“Marriage is not tied with a bow, but it’s still a gift.”
Key four: Courtship: what was it that caught your eye about your spouse? Was there something intriguing? What created that spark in your heart? What was special about the chemistry between the two of you? It has become my responsibility, as the husband, to be sure those actions and behaviors continue as strong after 50 years of marriage as during the time we were ‘courting.’ In fact, all of marriage should embrace the concept of “courting”. Don’t stop doing those ‘little’ things, they send powerful messages. Be sure the social etiquette you displayed during your dating years is as vibrant today as it was then. Your spouse should be the most important person/activity in your life.
“No one stays in love by Chance, it is by WORK”
Key five: …..and they shall become one. June and I represented two distinct cultures with varying exceptionalities. A young lady spending her formative years in an urban environment in New England and a young man who had spent his formative years in a rural setting in the South were unlikely candidates for marriage. Geography was not the only difference. Customs and traditions were different and at times clashed.
Neurologically we are born with certain ‘bents’ that form many of our personality traits. As a student of the behavioral sciences with graduate degrees in psychology you would have thought these differences would have been quickly recognized and accommodated. Not So!! I immediately began the process of leading June toward the “wife” I thought she should be. It was after considerable time, the realization of capitalizing upon her strengths rather than trying to ‘make her’ into what “I” wanted began to evolve. The adage ‘opposites attract’ has never been more appropriate. Key five is to allow your mate, as they were created, to be who they are and the two of you become one. This concept leads to what could very well be the ‘key’ to longevity in marriage and the development of intimacy.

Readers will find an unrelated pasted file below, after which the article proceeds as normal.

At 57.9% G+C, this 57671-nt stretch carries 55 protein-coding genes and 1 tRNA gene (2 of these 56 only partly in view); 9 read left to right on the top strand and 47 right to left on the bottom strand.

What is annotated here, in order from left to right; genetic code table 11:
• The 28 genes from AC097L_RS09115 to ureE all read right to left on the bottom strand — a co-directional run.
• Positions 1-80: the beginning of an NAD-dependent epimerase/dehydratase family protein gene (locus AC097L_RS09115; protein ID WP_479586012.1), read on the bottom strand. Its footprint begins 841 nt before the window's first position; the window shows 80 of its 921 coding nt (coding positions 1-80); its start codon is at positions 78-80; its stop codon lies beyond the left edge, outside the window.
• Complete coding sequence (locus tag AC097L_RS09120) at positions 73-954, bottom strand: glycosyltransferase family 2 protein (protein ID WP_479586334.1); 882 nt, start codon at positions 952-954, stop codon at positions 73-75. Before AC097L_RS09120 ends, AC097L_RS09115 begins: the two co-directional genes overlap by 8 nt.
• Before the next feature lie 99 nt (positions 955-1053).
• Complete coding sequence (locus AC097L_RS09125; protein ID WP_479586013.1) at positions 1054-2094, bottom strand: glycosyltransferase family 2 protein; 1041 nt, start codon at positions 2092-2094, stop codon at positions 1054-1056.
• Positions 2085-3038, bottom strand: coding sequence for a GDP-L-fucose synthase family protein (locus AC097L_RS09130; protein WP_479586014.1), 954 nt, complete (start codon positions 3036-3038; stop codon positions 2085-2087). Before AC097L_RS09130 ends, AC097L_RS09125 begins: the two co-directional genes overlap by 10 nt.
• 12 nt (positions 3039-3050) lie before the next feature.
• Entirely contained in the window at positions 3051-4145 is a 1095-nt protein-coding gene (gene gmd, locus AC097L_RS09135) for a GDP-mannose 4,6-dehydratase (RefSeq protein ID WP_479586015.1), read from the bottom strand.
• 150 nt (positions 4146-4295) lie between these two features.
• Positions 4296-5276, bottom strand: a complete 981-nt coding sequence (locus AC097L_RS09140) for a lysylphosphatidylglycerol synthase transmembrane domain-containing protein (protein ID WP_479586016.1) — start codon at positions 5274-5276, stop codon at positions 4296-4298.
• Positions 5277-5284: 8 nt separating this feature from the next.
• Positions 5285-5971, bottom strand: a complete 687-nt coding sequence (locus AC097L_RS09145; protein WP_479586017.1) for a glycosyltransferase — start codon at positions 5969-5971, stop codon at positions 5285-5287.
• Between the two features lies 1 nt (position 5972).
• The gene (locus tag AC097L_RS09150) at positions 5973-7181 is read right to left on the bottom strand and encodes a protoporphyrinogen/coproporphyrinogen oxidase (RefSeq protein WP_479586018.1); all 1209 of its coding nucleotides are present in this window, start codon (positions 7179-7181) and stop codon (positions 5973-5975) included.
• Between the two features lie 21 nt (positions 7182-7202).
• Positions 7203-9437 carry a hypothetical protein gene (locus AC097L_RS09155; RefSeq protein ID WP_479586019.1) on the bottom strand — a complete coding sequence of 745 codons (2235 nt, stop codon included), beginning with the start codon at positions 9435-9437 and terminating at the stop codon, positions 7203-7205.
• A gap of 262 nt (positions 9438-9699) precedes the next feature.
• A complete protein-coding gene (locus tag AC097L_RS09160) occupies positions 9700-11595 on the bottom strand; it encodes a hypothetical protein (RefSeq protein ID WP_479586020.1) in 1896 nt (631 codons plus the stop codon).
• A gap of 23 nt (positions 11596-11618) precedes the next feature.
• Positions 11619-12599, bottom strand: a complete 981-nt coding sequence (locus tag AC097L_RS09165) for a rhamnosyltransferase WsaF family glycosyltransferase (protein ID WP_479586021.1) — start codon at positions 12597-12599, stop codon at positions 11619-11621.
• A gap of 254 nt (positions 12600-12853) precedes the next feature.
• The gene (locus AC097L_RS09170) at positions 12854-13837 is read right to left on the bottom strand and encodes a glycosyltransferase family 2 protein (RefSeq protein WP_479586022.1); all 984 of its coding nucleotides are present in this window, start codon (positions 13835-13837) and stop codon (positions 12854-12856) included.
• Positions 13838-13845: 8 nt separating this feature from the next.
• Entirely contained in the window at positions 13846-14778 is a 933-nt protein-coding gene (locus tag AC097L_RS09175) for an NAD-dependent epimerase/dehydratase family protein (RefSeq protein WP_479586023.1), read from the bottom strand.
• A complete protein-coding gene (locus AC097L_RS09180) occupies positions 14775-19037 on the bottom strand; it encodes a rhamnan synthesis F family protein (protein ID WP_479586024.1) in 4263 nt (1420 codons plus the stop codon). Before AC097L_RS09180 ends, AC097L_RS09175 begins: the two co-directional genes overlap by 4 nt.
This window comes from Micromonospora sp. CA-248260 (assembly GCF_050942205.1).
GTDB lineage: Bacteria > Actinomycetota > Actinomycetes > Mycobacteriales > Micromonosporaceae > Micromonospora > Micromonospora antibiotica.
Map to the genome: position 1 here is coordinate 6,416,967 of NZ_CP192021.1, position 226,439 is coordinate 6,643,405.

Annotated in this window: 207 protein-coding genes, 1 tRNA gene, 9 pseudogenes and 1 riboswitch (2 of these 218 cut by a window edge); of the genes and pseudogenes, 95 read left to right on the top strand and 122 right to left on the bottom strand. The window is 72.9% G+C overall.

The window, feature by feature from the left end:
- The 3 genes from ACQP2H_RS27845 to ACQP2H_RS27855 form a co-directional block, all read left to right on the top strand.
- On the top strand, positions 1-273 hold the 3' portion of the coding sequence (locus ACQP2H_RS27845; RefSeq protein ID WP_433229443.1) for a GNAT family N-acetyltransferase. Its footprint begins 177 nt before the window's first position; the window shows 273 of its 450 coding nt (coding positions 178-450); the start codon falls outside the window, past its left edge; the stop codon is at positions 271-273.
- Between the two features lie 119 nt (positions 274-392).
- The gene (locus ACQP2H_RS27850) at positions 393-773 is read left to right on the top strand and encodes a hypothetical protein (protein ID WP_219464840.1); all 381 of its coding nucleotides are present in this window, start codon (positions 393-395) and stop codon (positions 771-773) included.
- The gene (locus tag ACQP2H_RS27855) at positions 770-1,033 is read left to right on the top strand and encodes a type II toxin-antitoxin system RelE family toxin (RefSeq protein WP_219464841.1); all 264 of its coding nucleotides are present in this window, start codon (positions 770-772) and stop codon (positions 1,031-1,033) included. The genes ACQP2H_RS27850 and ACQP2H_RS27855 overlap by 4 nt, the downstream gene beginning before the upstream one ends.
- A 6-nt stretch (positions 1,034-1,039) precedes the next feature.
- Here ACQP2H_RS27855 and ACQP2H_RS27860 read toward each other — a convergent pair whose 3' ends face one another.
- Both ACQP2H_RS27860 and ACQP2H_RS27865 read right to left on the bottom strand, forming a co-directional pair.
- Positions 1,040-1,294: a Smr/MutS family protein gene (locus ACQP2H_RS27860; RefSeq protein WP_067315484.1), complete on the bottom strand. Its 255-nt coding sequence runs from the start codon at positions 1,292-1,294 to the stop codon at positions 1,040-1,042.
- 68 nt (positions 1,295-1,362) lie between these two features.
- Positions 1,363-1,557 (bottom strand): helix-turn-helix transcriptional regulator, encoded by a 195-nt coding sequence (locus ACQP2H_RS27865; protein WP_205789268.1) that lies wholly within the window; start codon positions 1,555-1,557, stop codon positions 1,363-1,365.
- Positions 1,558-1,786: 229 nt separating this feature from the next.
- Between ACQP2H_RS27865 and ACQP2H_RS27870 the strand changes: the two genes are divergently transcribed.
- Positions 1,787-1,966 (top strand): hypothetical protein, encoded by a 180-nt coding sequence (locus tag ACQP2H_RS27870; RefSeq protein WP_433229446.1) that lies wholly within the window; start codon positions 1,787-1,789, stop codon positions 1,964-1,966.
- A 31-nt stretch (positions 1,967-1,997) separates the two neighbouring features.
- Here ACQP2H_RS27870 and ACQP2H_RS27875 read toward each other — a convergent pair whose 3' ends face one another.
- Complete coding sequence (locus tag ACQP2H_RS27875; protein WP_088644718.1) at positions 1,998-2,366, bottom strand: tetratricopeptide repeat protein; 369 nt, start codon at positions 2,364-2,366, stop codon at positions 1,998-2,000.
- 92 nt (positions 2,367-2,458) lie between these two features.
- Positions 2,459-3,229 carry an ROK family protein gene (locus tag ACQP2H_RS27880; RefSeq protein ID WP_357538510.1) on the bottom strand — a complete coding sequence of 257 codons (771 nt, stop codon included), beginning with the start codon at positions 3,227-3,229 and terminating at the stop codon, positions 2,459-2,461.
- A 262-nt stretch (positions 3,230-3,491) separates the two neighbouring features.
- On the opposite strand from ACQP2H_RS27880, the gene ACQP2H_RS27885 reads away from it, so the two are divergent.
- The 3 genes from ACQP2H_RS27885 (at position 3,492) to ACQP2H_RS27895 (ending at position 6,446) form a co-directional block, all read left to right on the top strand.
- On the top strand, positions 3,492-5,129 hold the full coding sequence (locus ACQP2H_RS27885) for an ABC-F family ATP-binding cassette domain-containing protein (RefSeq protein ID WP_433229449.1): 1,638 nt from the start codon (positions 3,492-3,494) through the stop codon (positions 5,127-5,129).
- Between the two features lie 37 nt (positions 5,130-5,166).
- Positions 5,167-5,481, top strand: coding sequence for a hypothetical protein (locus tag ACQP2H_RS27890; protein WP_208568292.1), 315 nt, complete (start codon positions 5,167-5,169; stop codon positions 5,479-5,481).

The word intimacy conjures up several thoughts and the one that immediately appears is sex. While sex is a part of intimacy it does not represent the totality of its meaning. I’ve heard it said that intimacy means “into me you see.” I love this definition because it paints a clear picture of what is happening when two people are intimate. Intimacy is the acceptance of your mate for who they are. In so doing you begin to build upon each others’ strengths. It means the sharing of each others’ dreams, wants and desires. You open up your heart and see deep inside one another. In short you are in love.
The list of key factors that have contributed to 50 wonderful years of marriage could be expounded and made into a novel. Suffice it to say that both June and I frequently say; “You are the best thing that ever happened to me and I love growing old with you.”
………and the greatest of these is love.